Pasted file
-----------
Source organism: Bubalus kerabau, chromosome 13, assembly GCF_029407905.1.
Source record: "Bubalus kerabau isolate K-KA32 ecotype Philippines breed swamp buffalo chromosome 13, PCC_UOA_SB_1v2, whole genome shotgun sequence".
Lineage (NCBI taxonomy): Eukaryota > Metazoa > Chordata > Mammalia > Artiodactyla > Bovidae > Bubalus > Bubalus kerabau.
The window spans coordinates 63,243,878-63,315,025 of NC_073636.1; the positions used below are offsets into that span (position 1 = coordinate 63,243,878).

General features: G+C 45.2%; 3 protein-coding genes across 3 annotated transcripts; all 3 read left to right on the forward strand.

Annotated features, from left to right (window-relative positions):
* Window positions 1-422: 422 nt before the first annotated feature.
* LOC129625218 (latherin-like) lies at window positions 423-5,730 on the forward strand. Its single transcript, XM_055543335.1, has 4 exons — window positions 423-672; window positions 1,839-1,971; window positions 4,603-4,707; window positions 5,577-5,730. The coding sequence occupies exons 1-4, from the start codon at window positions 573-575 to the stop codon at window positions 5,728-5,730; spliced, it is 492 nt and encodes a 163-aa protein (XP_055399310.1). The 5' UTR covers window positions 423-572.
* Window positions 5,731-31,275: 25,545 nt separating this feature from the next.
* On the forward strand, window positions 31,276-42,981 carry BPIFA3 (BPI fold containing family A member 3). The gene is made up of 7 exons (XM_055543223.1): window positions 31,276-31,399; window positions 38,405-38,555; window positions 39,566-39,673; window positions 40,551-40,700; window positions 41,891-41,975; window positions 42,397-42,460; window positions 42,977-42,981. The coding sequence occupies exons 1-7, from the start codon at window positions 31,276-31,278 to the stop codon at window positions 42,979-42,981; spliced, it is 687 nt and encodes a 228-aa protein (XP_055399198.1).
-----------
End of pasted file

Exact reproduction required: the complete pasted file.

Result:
Source organism: Bubalus kerabau, chromosome 13, assembly GCF_029407905.1.
Source record: "Bubalus kerabau isolate K-KA32 ecotype Philippines breed swamp buffalo chromosome 13, PCC_UOA_SB_1v2, whole genome shotgun sequence".
Lineage (NCBI taxonomy): Eukaryota > Metazoa > Chordata > Mammalia > Artiodactyla > Bovidae > Bubalus > Bubalus kerabau.
The window spans coordinates 63,243,878-63,315,025 of NC_073636.1; the positions used below are offsets into that span (position 1 = coordinate 63,243,878).

General features: G+C 45.2%; 3 protein-coding genes across 3 annotated transcripts; all 3 read left to right on the forward strand.

Annotated features, from left to right (window-relative positions):
* Window positions 1-422: 422 nt before the first annotated feature.
* LOC129625218 (latherin-like) lies at window positions 423-5,730 on the forward strand. Its single transcript, XM_055543335.1, has 4 exons — window positions 423-672; window positions 1,839-1,971; window positions 4,603-4,707; window positions 5,577-5,730. The coding sequence occupies exons 1-4, from the start codon at window positions 573-575 to the stop codon at window positions 5,728-5,730; spliced, it is 492 nt and encodes a 163-aa protein (XP_055399310.1). The 5' UTR covers window positions 423-572.
* Window positions 5,731-31,275: 25,545 nt separating this feature from the next.
* On the forward strand, window positions 31,276-42,981 carry BPIFA3 (BPI fold containing family A member 3). The gene is made up of 7 exons (XM_055543223.1): window positions 31,276-31,399; window positions 38,405-38,555; window positions 39,566-39,673; window positions 40,551-40,700; window positions 41,891-41,975; window positions 42,397-42,460; window positions 42,977-42,981. The coding sequence occupies exons 1-7, from the start codon at window positions 31,276-31,278 to the stop codon at window positions 42,979-42,981; spliced, it is 687 nt and encodes a 228-aa protein (XP_055399198.1).